Referral to treatment services of all of those who test positive will be a waste of scarce resources and will impact on services which are already stretched beyond their capacity – potentially impacting on those people who are already waiting and motivated to engage in treatment voluntarily.
We do not believe the $10 million Treatment Fund proposed by the Government is an adequate measure to address these issues in the trial sites as it is a one-off funding commitment which does not provide sustained funding and will therefore have workforce implications in the longer term.
Access to quality treatment, delivered by a suitably trained workforce, is fundamental for anyone struggling with addiction, and this should be the major priority for policy development and investment in this area. Key organisations in the health and welfare sector including the RACP have called for a boost of at least $1 billion per year to address unmet demand for Alcohol and Other Drug treatment services. Doctors having to monitor and report on their patient’s adherence to their mandatory treatment could negatively affect the patient-doctor relationship and trust, which are critical to successful drug and alcohol recovery...
Instead of pursuing this, at best ineffective and at worst directly harmful, drug testing trial, we call on the Australian Government to appropriately invest in alcohol and drug treatment services and a suitably trained workforce, and work with experts in the field of addiction medicine to develop evidence-based policy and plans that will effectively address drug and alcohol dependence in the community and support people on the path back to health and employment.7
St Vincent’s Health Australia said:
We urge the Senate not to support this bill…
We note the Government’s comments in the media that they have been engaging with stakeholders from the health, alcohol and other drug, and welfare sectors. However this engagement occurred after the policy was announced and no policy changes have been made of substance to reflect the widespread and unanimous concerns of these sectors.8
The Kirby Institute said:
There is no evidence that any of the proposed measures will directly achieve outcomes associated with reductions in alcohol or other drug use or related harms.9
The Australian Medical Association said:
The Australian Medical Association (AMA) continues to have concerns about the proposal to drug test welfare recipients…
Substance dependence or addiction is primarily a health problem, and that those affected must be treated in the same way as other patients with serious health conditions…
Referring individuals who test positive to treatment will increase demand on these services, resulting in less capacity to assist those individuals who are actively seeking treatment (independent of the trial).10
Anglicare Australia said:
The Bill is not based on evidence. It is an expensive measure that will neither reduce drug dependence and addiction or help people find work. It simply appears to be an ideological attack on our social safety net…11
Jobs Australia said:
This policy, which is deaf to international experience where similar policies have consumed significant resources and failed, is subject to a consensus of criticism from a range of experts across the alcohol and other drug (AOD) and employment services sectors, It should be disbanded.12
The Australian Council of Social Service said:
ACOSS is unaware of any evidence to show drug testing of income support recipients helps to address addiction or employment outcomes…
The Australian Government’s own Australian National Council on Drugs looked into the evidence around drug testing in 2013 and strongly opposed drug testing income support recipients. It found:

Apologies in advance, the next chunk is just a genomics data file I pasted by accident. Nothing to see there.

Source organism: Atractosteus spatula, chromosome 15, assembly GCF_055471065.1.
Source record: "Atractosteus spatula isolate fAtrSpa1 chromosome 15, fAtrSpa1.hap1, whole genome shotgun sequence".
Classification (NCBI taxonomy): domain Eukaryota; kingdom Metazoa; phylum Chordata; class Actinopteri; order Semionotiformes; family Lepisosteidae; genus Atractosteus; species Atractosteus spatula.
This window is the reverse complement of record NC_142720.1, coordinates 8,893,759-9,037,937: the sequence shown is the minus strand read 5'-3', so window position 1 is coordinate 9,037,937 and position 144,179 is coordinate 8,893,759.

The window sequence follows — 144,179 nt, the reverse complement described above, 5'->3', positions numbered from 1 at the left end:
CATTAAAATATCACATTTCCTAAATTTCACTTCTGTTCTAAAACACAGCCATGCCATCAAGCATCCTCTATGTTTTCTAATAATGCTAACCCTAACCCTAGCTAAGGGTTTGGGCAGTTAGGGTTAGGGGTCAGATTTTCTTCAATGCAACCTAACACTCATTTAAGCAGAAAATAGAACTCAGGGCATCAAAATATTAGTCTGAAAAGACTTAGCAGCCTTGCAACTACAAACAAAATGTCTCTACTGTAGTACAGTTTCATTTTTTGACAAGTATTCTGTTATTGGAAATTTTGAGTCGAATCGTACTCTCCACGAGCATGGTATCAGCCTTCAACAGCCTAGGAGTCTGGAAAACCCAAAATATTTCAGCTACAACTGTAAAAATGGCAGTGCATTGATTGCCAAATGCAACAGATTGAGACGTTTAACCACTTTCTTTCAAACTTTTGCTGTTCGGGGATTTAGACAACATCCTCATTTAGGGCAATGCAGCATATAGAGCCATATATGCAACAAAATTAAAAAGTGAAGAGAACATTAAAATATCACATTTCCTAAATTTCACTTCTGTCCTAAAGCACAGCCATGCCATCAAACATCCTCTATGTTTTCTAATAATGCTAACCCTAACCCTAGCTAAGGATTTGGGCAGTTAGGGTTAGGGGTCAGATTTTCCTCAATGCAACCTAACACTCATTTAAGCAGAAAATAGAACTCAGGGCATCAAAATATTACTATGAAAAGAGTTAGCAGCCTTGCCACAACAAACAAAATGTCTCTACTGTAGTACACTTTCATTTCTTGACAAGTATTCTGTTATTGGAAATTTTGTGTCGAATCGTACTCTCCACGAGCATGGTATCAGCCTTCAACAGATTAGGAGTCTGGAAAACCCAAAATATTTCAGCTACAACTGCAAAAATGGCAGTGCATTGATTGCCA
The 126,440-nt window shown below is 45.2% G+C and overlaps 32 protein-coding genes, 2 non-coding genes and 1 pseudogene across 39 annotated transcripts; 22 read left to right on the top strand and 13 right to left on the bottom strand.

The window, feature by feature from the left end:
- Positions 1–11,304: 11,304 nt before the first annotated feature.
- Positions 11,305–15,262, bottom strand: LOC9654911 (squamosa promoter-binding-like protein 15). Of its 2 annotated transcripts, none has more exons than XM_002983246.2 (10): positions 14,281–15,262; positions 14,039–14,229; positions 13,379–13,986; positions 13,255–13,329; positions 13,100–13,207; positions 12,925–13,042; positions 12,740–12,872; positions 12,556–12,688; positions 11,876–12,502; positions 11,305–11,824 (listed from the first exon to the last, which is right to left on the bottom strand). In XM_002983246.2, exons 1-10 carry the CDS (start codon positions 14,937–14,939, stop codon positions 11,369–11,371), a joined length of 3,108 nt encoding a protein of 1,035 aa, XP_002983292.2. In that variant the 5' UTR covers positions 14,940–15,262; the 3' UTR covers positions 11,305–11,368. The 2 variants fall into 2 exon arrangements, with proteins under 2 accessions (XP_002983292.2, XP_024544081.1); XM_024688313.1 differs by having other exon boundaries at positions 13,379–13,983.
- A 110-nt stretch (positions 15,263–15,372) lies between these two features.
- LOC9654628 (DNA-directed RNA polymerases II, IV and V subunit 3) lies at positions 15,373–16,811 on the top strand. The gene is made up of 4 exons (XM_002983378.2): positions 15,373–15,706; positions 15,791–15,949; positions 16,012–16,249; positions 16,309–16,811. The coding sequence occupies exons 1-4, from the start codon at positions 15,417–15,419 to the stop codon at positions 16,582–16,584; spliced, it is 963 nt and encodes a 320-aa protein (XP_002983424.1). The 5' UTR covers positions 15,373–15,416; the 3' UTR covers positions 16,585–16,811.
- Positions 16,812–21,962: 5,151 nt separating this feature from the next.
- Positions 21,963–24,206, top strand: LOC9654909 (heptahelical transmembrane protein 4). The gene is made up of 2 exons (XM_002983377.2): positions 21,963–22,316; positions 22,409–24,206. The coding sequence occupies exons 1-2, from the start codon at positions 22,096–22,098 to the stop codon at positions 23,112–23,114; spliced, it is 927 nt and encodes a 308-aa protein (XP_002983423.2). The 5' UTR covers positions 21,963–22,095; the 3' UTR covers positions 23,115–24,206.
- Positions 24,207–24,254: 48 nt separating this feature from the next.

“There is no evidence that drug testing welfare beneficiaries will have any positive effects for those individuals or for society, and some evidence indicating such a practice could have high social and economic costs. In addition, there would be serious ethical and legal problems in implementing such a program in Australia. Drug testing of welfare beneficiaries ought not be considered.”…
The Australian Medical Association’s former president Michael Gannon said:
“…this policy is mean, unfair, and totally unnecessary, especially when there are so many positive things the Government could be doing in the health and social policy sectors.”13
The Human Rights Commission also urged the Senate not to pass the Bill.14
Labor Senators note that in evidence given by the Department of Social Services and Services Australia it was revealed staff are not yet receiving specific training or preparation to deal with clients who will have to undergo drug testing. This raises concerns for the safety and security of staff and clients.
The General Manager, Participation and Disability Division, Services Australia, said in regard to specific staff training to deal with clients requiring drug testing:
I can point out that, of course, we have been considering it, and there have been a lot of internal discussions about how we prepare our staff for these situations, just as we prepare them for any situation dealing with people coming into our service centres. This has certainly been a consideration, but training has not yet been rolled out to those staff.15


Labor Senators call on the Senate to listen to the overwhelming consensus of experts and oppose the Bill.


Labor Senators recommend that the Bill not be passed.
Senator Malarndirri McCarthy

  • 1
    Network of Alcohol and Other Drugs Agencies, Submission 2, p. 4.
  • 2
    Dr Kate Seear, Professor Suzanne Fraser, Professor David Moore and
    Associate Professor kylie valentine, Submission 3, pp. 1–4.
  • 3
    Western Australian Network of Alcohol and other Drug Agencies, Submission 4, p. 1.
  • 4
    The Royal Australian and New Zealand College of Psychiatrists, Submission 5, p. 2.
  • 5
    The Ted Noffs Foundation, Submission 6, p. 1.
  • 6
    Queensland Council of Social Service and Queensland Network of Alcohol and Other Drug Agencies, Submission 7, p. 2.
  • 7
    Royal Australian College of Physicians, Submission 8, pp. 5–6.
  • 8
    St Vincent’s Health Australia, Submission 9, pp. 2–3.
  • 9
    The Kirby Institute, Submission 13, p. 1.
  • 10
    Australian Medical Association, Submission 36, p. 1.
  • 11
    Anglicare Australia, Submission 22, p. 6.
  • 12
    Jobs Australia, Submission 24, p. 3.
  • 13
    Australian Council of Social Service, Submission 37, pp. 2–5.
  • 14
    Australian Human Rights Commission, Submission 43, p. 3.
  • 15
    Committee Hansard, 2 October 2019.